Fajitas now come with a side of Wi-Fi at Ontario’s Lone Star Cafes.
Ottawa-based Lone Star Texas Grill and Big Daddy’s Crab Shack & Oyster Bar restaurant chain has partnered with another Ottawa venture, BOLDstreet Wireless Internet, to provide wireless networking to patrons in 10 Ontario restaurants.
BOLDstreet installed basic architecture in each restaurant — a radio transceiver that broadcasts the restaurant’s pre-existing internet connection to wireless-enabled computing devices via 802.11b (WiFi) technology. BOLDstreet charged the chain a set-up fee of $349 per location, connecting their wireless transceivers to, in most cases, DSL or cable modem connections already in place.
BOLDstreet president Tom Camps sees the addition of wireless networking to the restaurants as a natural extension of hospitality.
“”It makes the environment a little more business friendly, when they’re trying to invite people to come and have business meetings or do any sort of work while they’re sitting down,”” says Camp. “”A Wi-Fi hotspot is going to move very quickly from being a destination to being a must-have. It’s just part of what you’re going to have to offer if you want business people to come in and have a coffee and lunch.””
Lone Star director of marketing Kathryn Leroux says the decision to add Wi-Fi hotspots to her restaurants was based on competitive advantage.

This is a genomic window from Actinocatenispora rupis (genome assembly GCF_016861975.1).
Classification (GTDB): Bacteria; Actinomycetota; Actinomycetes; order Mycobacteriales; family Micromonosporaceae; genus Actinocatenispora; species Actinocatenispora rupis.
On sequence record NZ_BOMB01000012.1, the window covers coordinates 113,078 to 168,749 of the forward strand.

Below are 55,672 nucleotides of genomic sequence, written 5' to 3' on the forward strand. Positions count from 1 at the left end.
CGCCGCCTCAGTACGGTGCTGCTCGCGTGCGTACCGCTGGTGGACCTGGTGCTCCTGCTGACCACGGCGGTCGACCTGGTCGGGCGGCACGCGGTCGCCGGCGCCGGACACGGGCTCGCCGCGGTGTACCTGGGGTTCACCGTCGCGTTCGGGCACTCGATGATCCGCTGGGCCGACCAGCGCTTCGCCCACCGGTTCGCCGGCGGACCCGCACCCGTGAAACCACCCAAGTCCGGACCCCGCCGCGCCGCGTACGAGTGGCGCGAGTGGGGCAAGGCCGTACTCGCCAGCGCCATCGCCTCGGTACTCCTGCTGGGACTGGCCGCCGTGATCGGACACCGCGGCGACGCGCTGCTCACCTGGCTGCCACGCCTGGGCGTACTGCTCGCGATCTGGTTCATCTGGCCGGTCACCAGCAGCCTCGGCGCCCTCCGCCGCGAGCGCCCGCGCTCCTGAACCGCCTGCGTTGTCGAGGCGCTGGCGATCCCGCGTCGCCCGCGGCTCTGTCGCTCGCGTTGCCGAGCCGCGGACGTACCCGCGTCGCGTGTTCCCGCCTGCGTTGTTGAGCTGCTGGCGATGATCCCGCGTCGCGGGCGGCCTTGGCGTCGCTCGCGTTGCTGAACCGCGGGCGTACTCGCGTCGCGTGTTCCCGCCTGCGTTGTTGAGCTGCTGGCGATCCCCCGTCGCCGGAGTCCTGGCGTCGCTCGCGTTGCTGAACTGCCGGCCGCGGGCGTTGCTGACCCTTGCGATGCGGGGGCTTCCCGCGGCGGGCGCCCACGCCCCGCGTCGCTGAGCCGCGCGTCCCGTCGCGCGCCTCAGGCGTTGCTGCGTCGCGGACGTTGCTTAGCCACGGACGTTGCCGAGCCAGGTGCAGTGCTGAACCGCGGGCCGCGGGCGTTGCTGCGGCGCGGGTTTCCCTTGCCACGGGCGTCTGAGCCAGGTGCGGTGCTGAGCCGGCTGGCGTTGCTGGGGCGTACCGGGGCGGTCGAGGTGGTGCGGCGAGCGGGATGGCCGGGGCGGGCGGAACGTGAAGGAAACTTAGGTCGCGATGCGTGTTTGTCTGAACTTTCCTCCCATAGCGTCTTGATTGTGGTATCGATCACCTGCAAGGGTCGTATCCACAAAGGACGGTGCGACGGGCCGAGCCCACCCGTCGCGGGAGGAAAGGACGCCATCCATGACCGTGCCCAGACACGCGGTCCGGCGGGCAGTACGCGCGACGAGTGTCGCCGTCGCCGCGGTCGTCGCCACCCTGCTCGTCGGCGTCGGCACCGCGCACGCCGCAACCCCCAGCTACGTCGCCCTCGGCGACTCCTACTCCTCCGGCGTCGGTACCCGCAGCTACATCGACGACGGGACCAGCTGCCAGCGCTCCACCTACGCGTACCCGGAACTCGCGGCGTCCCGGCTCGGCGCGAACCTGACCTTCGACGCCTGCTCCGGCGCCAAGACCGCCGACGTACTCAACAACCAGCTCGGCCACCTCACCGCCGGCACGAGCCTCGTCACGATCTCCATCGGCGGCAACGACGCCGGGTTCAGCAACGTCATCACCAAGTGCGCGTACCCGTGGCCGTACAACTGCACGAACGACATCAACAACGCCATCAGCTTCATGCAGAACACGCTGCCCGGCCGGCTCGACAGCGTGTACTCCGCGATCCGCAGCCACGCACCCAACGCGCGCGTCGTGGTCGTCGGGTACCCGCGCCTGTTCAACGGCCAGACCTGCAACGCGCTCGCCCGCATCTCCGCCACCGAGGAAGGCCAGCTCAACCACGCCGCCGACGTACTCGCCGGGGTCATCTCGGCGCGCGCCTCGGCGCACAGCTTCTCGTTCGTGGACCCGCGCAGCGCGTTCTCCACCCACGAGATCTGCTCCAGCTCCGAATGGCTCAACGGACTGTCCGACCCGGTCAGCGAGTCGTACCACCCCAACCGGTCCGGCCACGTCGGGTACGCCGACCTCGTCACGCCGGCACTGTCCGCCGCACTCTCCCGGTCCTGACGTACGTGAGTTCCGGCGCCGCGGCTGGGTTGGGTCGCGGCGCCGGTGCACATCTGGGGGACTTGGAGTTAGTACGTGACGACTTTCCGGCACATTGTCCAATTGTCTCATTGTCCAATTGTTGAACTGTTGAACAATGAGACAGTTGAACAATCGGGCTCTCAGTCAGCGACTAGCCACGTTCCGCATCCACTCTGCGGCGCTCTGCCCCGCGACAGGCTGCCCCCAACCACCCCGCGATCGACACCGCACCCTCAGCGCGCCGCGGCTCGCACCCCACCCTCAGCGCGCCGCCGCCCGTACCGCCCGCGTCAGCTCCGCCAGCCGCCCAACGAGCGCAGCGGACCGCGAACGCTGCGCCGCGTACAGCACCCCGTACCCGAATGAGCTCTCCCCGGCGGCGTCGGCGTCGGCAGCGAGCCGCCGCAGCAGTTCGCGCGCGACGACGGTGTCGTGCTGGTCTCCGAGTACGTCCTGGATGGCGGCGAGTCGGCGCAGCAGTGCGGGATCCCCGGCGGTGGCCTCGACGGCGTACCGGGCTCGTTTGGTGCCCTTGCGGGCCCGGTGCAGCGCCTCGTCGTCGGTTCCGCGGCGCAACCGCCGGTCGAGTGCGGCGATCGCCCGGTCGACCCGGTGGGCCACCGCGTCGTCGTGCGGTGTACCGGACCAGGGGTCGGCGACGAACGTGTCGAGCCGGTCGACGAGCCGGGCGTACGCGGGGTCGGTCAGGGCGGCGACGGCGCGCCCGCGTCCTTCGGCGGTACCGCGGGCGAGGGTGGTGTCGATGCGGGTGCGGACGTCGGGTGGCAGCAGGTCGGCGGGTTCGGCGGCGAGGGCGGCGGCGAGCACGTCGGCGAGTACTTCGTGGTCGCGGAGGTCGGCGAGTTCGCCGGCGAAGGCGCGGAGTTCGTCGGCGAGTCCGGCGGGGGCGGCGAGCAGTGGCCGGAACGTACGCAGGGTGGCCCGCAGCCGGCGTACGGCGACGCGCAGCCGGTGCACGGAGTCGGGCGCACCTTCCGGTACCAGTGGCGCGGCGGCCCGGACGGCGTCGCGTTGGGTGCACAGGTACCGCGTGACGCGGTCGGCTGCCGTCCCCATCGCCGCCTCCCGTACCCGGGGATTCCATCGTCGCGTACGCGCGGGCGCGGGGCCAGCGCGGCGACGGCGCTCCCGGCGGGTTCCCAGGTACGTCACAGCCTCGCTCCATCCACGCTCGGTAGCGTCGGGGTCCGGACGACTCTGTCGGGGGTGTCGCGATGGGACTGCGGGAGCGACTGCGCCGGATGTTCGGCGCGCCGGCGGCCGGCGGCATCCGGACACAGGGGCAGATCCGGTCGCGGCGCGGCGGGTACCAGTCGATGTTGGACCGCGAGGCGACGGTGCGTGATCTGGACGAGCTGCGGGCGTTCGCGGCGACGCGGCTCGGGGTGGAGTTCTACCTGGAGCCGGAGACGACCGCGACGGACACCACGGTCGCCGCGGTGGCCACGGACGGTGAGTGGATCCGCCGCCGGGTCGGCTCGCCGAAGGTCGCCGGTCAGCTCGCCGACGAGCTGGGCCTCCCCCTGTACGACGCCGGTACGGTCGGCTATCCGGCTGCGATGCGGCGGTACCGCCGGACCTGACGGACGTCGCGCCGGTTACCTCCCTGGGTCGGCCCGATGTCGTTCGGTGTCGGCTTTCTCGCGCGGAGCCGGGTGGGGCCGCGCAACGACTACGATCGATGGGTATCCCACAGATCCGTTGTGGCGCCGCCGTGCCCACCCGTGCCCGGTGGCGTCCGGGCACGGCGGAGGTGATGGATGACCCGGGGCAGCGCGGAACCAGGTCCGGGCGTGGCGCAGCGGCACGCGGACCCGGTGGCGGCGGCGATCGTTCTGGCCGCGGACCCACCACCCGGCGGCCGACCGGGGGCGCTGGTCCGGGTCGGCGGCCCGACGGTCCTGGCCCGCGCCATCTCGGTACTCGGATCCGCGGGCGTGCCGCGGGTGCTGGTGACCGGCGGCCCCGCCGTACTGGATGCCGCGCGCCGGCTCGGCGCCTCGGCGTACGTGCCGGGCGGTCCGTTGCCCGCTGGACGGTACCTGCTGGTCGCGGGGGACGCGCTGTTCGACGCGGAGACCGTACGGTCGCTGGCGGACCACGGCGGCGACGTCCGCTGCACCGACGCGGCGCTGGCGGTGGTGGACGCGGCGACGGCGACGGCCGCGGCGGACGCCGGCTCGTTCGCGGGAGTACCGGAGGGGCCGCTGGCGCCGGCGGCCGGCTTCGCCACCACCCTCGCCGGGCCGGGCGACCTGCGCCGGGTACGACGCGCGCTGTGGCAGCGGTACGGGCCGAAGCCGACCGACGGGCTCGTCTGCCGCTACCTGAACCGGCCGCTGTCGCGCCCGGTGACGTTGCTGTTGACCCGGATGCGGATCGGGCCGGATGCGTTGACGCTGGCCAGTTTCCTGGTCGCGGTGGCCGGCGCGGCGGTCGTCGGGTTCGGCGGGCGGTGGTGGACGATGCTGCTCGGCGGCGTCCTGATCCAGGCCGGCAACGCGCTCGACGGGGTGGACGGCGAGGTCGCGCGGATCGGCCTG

“”I think that anytime we have an opportunity to create a point of difference between ourselves and our competitors, we’re looking for that kind of opportunity and this one was made very easy for us.””
Leroux says the inclusion of Wi-Fi among the offerings at Lone Star and Big Daddy’s has made a difference for the chain’s management as well as the clientele. Rather than having to go a regional office, the company can stay connected from any restaurant location.
“”From a personal business perspective, it’s wonderful. I had a conversation last night with our director of operations, and we exchanged business documents while he was in one of our restaurants in another city,”” said Leroux.
BOLDstreet launched their service with a multi-week free trial, but will be instituting a pricing structure this month. Wireless laptop or PDA users will be able to pay for connection to BOLDstreet’s networking at any of the company’s hotspots.
Already prevalent in the U.S., wireless hotspots in Canada are a more recent technology.
“”Canada is typically a late adopter of technologies like this. But we adopt it more deeply than our (American) brothers and sisters,”” says Camps. “” So that’s why we believe this is a perfect country to be doing this business in.””
BOLDstreet hopes to expand its services to more Lone Star and Big Daddy’s restaurants in the coming months, as well as to other hospitality ve